Today is burendag in the Netherlands. Translated this is neighbour's day. No, not a celebration of the immortal Australian soap but an annual event led by a big coffee brand to promote relationships with those living next to or near us. The idea is to hold a street party or BBQ, go round for coffee with neighbours you do not usually socialise with or organise some kind of event that unites the street you live on, if only for an hour or so.
In a time when most of us would not recognise someone living two doors down if we fell over them at the local supermarket, let alone someone living at the other end of the street, the idea is a sound one.
However, I do know most of my immediate neighbours at least by sight, and more importantly by sound. An average residential street in the Randstad (an area encompassing the major cities in the west of the Netherlands and almost half the population of the country) is crammed full with houses, apartment blocks, cars and therefore people. In fact, the Netherlands is one of the most densely populated countries in the world, currently 16,448,579 people (CBS counter) living in a space of 41,528km². It is no wonder then that it is hard to find some space, and above all enjoy a little peace.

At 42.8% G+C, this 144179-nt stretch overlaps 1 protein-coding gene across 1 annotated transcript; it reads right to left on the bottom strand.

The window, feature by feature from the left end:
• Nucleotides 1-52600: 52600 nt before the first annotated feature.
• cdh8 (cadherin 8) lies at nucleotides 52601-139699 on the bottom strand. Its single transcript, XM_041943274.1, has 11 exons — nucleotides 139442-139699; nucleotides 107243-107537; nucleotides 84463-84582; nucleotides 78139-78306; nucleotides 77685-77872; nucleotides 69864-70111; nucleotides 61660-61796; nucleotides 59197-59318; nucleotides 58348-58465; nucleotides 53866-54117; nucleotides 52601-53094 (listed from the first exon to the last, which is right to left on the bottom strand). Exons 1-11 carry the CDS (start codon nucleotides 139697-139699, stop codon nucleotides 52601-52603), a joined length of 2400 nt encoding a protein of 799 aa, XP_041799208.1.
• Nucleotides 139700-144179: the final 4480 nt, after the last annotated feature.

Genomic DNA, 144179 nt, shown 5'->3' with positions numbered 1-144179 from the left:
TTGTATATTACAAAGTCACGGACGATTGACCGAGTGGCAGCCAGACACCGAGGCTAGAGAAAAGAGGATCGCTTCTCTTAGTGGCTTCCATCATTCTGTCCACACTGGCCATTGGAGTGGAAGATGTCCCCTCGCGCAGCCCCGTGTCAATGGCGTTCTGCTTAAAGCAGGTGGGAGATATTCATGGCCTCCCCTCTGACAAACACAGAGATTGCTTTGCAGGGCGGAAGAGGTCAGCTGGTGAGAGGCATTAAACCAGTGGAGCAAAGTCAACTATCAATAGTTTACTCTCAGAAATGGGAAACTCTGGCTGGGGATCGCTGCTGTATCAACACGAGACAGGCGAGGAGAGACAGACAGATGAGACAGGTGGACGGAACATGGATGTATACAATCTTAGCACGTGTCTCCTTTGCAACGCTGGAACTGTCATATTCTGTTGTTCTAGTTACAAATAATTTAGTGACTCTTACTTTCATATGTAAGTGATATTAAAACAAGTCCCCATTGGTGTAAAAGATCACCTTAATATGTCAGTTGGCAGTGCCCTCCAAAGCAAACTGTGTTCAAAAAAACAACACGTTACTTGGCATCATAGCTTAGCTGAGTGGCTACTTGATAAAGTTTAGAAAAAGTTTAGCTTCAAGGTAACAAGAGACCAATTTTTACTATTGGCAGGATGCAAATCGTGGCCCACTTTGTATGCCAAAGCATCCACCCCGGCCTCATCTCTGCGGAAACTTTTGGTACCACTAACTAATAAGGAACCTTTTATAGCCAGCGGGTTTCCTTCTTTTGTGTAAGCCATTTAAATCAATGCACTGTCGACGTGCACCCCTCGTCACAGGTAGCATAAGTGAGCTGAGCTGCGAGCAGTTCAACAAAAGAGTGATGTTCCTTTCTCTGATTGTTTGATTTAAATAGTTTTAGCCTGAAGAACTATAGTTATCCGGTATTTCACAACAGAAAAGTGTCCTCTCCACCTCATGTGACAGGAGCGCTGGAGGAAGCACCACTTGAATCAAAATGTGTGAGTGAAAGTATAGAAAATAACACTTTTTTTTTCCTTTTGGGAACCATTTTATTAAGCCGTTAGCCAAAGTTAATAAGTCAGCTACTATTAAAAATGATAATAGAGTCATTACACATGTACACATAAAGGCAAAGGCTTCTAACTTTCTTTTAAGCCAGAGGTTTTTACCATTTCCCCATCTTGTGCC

So how is my neighbourhood celebrating burendag today? Well, it began at 8.15 this morning with the sound of a hammer against the side of our house followed by the music of metal scraped across the floor. Loud discussions ensued in the street, followed by the endless barking of a dog. By lunchtime, the DIY orchestra had widened to include a tile cutter and another rhythmic hammer drummer, accompanied by more barking dogs, banging doors and neighbours screaming down the lengths of their gardens to each other. The latter is a mystery to me, as I have already explained nobody has acres of land here so surely the five steps to the end of the garden to talk in a normal level of voice should be achievable.
In short, burendag in my street is just like any other Saturday here in suburban Nederland. Thinking about it, just like any ordinary Sunday too. Nice idea though.